The Yellow Vests movement in France is a particularly telling illustration of declines in institutional strength. A self-organized collective, heavily reliant on social media, expressing its claims vehemently, and seemingly not geared at reaching consensus has been forcefully testing the limits of a president supported…by a two-year-old political party!

Social movements are not a new collective actor, of course. Their existence long predates the contemporary moment, and the media used to be instrumental to relay a movement’s message to the citizenry. But social media have made it easier for movement leaders and members to communicate among themselves and with the population at large, bypassing journalistic organizations.

To put it bluntly, the media do not mediate as they used to.

What makes the current scenario so tricky for the modern journalistic machine is not only that movements are challenging institutions, but also that this trend has been coupled with foregrounding in public discourse a rhetoric centered on claims often expressed and interpreted with high levels of emotionality and shared primarily on social media platforms.

Taken together, the rising roles of movements, claims, emotions, and social media create the opportunity to reimagine journalism for this post-institutional moment.

This process might lead media organizations towards a path relying less than before on the issues, information, and perspectives provided by elite institutional players. This might open up spaces in the news for voices representing the interests and concerns of a greater variety of groups increasingly dissatisfied with the traditional institutions of society.

Incorporating a greater array of voices not necessarily aligned with longstanding institutional actors might lead to an editorial product more prone to interpret claims and conflict in a systemic manner — rather than as episodic anomalies to be solved by institutionally-oriented consensus.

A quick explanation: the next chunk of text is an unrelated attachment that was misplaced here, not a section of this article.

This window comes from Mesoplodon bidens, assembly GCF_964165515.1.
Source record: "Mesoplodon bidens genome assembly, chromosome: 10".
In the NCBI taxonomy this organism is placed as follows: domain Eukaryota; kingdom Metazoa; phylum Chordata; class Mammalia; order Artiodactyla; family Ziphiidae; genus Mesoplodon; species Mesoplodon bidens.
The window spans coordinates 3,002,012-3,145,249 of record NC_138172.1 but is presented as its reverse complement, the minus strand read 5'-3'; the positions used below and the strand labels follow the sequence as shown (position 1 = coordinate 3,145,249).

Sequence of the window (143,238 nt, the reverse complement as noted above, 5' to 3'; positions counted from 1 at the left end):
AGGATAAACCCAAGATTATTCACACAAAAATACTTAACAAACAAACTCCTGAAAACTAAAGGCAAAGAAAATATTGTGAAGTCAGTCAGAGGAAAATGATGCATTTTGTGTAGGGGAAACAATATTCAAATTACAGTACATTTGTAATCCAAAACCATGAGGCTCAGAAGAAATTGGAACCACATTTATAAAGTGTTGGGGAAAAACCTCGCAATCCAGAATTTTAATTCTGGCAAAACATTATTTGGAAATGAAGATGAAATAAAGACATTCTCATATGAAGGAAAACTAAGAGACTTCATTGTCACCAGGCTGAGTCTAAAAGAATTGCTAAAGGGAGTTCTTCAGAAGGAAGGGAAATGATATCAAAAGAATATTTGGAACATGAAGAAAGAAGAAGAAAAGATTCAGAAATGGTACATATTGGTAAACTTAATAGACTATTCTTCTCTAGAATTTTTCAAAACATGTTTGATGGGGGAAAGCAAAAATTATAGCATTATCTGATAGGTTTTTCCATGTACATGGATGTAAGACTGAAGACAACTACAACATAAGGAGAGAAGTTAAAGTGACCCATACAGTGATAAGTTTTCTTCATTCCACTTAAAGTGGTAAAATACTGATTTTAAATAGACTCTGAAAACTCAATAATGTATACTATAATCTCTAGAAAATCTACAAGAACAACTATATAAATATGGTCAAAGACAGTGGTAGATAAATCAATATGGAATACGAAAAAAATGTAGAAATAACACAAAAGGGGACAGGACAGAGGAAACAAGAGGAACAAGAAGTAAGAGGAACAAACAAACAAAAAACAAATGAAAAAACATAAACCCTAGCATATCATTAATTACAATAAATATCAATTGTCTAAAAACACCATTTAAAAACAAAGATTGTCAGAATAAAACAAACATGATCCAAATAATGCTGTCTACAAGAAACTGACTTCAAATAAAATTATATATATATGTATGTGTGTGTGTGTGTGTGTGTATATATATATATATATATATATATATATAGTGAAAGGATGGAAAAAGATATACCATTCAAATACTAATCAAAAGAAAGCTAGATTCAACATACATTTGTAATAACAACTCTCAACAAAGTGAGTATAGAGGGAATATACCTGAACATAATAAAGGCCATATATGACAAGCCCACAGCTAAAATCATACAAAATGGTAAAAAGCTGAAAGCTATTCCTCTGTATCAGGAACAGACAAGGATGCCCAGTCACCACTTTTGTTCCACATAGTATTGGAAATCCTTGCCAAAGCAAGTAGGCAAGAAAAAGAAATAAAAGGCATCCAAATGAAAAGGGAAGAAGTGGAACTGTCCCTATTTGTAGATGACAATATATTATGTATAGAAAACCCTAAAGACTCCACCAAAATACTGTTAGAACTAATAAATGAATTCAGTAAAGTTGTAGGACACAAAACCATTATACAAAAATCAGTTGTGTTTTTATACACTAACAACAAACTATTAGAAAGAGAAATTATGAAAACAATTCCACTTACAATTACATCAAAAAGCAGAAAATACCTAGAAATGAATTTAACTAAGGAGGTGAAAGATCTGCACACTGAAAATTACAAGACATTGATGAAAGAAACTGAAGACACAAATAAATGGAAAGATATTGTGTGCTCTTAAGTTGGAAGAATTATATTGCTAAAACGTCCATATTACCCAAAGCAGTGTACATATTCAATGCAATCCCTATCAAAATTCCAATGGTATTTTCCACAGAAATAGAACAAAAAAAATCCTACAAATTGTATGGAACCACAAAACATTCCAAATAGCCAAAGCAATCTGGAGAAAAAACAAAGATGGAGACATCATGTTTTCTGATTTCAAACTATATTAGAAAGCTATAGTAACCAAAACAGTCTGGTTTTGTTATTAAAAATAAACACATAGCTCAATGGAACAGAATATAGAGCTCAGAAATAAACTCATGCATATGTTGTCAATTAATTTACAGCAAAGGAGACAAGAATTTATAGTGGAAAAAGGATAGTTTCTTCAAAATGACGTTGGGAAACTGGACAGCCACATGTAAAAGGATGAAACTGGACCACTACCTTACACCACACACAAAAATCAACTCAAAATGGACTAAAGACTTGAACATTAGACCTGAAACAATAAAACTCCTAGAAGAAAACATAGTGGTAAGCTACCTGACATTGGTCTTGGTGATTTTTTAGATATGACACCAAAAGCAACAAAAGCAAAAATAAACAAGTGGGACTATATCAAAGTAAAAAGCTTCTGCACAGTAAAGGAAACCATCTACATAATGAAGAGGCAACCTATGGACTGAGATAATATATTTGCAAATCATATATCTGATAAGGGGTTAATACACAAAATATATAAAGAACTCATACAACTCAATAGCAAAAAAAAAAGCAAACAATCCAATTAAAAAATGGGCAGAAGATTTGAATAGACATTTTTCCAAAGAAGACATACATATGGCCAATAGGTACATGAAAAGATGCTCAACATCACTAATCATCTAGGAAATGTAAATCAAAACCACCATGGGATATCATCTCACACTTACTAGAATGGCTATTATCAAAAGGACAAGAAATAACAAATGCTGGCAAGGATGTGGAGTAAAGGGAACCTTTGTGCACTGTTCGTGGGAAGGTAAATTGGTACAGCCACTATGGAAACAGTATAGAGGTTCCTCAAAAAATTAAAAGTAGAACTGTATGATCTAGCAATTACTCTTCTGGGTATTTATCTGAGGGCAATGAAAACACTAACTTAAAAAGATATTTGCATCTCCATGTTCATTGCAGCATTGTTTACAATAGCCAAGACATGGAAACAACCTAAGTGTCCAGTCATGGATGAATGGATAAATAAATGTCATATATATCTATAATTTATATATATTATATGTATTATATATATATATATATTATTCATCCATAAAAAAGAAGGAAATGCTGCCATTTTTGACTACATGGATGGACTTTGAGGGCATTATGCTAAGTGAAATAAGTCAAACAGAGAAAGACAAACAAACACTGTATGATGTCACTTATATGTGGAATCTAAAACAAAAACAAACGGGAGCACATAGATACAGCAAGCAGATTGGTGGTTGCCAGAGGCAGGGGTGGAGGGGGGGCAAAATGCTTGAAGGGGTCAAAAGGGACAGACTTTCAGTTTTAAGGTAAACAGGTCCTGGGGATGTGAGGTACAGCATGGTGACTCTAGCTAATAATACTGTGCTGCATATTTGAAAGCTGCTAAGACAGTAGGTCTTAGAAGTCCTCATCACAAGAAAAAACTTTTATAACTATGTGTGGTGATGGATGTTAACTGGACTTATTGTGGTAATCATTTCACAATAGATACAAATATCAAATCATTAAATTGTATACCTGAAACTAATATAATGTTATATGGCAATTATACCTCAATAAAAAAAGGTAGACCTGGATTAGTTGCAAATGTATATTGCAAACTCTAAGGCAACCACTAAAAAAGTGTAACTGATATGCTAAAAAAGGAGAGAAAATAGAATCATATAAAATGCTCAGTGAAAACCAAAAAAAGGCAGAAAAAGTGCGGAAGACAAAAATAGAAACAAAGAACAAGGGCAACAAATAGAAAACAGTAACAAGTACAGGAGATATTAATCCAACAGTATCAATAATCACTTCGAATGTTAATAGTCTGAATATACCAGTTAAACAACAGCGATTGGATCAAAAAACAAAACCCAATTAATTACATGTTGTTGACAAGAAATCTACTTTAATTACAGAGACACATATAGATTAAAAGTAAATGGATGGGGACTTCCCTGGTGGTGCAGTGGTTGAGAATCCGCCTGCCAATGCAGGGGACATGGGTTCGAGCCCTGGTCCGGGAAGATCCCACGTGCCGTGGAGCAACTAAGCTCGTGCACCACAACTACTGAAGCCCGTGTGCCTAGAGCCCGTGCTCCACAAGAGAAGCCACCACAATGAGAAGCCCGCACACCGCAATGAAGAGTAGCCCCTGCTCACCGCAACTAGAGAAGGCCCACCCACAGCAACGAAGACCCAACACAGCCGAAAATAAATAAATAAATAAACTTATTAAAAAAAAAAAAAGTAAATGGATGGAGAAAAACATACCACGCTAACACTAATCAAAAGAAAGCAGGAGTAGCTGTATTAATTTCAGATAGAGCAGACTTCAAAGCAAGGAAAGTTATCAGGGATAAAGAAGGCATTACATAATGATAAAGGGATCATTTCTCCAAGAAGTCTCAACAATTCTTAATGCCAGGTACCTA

Claims and conflicts are usually conveyed with a heightened affective tonality. Foregrounding them would also invite a shift from rationalizing to legitimating emotion as a core element of how the news is made, received, and interpreted.

In a world in which billions of people spend a major portion of their days not only informing but also expressing themselves on social media, media organizations might want to explore a shift from solely providing news accounts to also hosting the conversations that those accounts — and the perhaps alternative ones generated by a portion of their audiences — might trigger.

Even though many leading online news organizations give their users the possibility of reacting to the news on their respective sites, this often appears to be more the side dish than the main course. Perhaps shifting the mindset from telling the authoritative account to listening to the voices from the crowds might be an effective way of harnessing the energy of the contemporary cultural moment, in 2019 and beyond.

Pablo J. Boczkowski is a professor in the School of Communication at Northwestern University.